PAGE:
The Indiana Forest Alliance has joined Monroe County government and the Hoosier Environmental Council in suing the U.S. Forest Service over its plan to log, burn, and apply herbicides to a large section of the Hoosier National Forest. See the original documents below.
The lawsuit filed Wednesday in U.S. District Court in New Albany alleges the plan could create runoff that pollutes Lake Monroe, the drinking water source for the Bloomington region, and disrupt recreation along the Knobstone Trail, a 160-mile trek through some of Indiana’s most pristine and rugged forests.
The plaintiffs say the plan violates the National Environmental Policy Act because the U.S. Forest Service refused to consider alternatives that would have mitigated the impact on the region’s environmental resources.
Among those filing the suit are the Monroe County Commissioners, the Monroe County Environmental Commission, the Indiana Forest Alliance, the Hoosier Environmental Council, and Dr. David Simcox. The plaintiffs are being represented by the public-interest law firm Eubanks & Associates, LLC.
“After nearly 18 months of commenting, asking for key reports, and objecting to this project and the U.S. Forest Service’s dismissal of all the important concerns, Monroe County and the plaintiffs were left with no other recourse but to file this suit, “ said Monroe County Commissioner Julie Thomas. “We are taking this action to protect our forest and the sole source of drinking water for 140,000 citizens in our region.”
Separately, the plaintiffs also have notified the U.S. Forest Service of their intent to sue the agency over alleged violations of the Endangered Species Act. They allege the logging and burning plan fails to properly take into account the impact on the endangered Indiana bat and the deeply threatened northern long-eared bat.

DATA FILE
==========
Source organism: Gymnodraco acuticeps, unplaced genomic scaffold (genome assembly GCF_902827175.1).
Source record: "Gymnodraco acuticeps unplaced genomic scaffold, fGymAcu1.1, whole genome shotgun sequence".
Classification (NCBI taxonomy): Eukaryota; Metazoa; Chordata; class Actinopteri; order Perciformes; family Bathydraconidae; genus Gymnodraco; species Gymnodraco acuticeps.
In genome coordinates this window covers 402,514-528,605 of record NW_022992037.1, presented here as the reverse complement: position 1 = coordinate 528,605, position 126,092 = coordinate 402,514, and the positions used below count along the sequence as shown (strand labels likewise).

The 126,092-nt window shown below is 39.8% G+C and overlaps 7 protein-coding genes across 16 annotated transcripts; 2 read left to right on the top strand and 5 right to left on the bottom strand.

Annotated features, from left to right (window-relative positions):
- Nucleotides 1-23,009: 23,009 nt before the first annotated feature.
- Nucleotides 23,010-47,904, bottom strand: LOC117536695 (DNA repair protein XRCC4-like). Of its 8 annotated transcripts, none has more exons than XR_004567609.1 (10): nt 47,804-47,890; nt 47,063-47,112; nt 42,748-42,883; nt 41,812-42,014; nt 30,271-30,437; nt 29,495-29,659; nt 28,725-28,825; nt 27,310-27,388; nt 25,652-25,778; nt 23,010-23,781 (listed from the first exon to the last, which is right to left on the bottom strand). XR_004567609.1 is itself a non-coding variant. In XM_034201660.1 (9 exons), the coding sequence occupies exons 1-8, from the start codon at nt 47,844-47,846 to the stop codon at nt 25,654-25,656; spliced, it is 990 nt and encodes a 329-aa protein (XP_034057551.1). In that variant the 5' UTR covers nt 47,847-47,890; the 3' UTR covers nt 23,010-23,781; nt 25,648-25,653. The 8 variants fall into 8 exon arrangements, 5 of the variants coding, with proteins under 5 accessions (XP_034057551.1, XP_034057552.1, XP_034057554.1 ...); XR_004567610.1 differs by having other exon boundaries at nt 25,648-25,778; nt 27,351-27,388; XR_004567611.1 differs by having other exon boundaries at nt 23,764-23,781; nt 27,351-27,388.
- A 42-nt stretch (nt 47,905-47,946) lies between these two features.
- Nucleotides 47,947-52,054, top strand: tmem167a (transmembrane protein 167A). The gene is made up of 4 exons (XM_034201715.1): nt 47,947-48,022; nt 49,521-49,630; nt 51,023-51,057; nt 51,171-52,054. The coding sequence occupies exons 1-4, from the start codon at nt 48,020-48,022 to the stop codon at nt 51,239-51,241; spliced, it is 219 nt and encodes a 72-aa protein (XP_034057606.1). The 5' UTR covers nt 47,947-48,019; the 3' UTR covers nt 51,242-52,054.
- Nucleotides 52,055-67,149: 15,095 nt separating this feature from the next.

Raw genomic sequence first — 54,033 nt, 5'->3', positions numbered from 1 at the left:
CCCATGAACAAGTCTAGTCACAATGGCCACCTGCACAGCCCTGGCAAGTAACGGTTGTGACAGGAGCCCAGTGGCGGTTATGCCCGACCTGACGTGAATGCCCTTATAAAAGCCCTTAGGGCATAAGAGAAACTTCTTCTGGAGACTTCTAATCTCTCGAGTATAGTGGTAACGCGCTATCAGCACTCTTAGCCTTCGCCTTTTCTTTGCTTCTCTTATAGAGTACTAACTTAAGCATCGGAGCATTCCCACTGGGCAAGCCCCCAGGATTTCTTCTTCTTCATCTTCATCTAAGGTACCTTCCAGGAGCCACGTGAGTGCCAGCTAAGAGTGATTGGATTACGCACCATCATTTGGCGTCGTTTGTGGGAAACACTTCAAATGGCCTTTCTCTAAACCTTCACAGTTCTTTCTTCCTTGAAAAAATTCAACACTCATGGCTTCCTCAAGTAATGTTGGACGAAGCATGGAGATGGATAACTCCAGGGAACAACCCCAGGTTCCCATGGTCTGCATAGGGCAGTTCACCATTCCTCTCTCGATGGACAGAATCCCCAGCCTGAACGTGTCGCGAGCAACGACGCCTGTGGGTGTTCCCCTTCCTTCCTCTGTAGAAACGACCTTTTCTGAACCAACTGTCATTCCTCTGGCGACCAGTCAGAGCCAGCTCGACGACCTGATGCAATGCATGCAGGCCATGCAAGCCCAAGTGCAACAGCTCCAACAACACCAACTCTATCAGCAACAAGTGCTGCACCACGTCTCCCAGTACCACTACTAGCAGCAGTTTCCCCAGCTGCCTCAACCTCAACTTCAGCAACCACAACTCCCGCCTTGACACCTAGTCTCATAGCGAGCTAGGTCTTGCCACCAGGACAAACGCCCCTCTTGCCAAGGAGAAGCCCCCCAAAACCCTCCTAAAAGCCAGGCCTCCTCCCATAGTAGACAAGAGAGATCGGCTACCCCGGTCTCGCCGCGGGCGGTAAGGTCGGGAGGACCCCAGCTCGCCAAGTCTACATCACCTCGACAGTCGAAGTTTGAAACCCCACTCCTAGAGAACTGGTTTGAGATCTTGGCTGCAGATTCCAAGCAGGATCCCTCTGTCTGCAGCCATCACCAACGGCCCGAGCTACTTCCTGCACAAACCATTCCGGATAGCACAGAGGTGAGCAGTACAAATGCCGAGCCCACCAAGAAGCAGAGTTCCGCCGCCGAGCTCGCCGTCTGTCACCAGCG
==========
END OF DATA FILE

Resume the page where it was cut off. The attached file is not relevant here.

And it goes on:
The plaintiffs’ claims center on a U.S. Forest Service plan that would directly impact the Houston South area of the Hoosier National Forest in Lawrence and Jackson counties. The Houston South Vegetation Management and Restoration Project would impact 13,500 acres of the forest through logging, burning, or herbicide treatment.
“The U.S Forest Service has seemed hell-bent on doing this project regardless of its dramatic impact on people, wildlife and the forest ecosystem in general,” said Jeff Stant, executive director of the Indiana Forest Alliance. “We’re taking a stand to show that refusing to consider alternatives is against the law.”
“It’s unfortunate that the Forest Service discarded a collaborative approach for this project, and instead chose to push ahead with a plan that needlessly increases the likelihood of damage to wildlife habitats, recreational trails, the waters of Lake Monroe, and which will boost the spread of invasive plants,” said Tim Maloney, senior policy director for the Hoosier Environmental Council.
The lawsuit asks the court to halt the project and send the issue back to the U.S. Forest Service for further analysis and a decision-making process consistent with the requirements of the National Environmental Policy Act.